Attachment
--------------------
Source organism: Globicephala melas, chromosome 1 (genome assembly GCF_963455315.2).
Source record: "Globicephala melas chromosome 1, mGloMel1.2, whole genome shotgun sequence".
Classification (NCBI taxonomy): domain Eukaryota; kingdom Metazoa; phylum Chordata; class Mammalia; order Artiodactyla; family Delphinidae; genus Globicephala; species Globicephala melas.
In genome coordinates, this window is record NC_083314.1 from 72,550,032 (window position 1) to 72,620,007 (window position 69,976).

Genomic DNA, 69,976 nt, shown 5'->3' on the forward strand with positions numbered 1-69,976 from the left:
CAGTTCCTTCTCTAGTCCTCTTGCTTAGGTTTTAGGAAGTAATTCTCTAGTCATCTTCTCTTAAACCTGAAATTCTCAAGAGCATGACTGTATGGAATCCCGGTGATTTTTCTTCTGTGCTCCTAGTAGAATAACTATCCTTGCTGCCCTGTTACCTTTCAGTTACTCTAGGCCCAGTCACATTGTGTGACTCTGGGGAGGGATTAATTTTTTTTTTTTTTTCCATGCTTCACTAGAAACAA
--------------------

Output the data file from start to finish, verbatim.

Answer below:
Source organism: Globicephala melas, chromosome 1 (genome assembly GCF_963455315.2).
Source record: "Globicephala melas chromosome 1, mGloMel1.2, whole genome shotgun sequence".
Classification (NCBI taxonomy): domain Eukaryota; kingdom Metazoa; phylum Chordata; class Mammalia; order Artiodactyla; family Delphinidae; genus Globicephala; species Globicephala melas.
In genome coordinates, this window is record NC_083314.1 from 72,550,032 (window position 1) to 72,620,007 (window position 69,976).

Genomic DNA, 69,976 nt, shown 5'->3' on the forward strand with positions numbered 1-69,976 from the left:
CAGTTCCTTCTCTAGTCCTCTTGCTTAGGTTTTAGGAAGTAATTCTCTAGTCATCTTCTCTTAAACCTGAAATTCTCAAGAGCATGACTGTATGGAATCCCGGTGATTTTTCTTCTGTGCTCCTAGTAGAATAACTATCCTTGCTGCCCTGTTACCTTTCAGTTACTCTAGGCCCAGTCACATTGTGTGACTCTGGGGAGGGATTAATTTTTTTTTTTTTTTCCATGCTTCACTAGAAACAA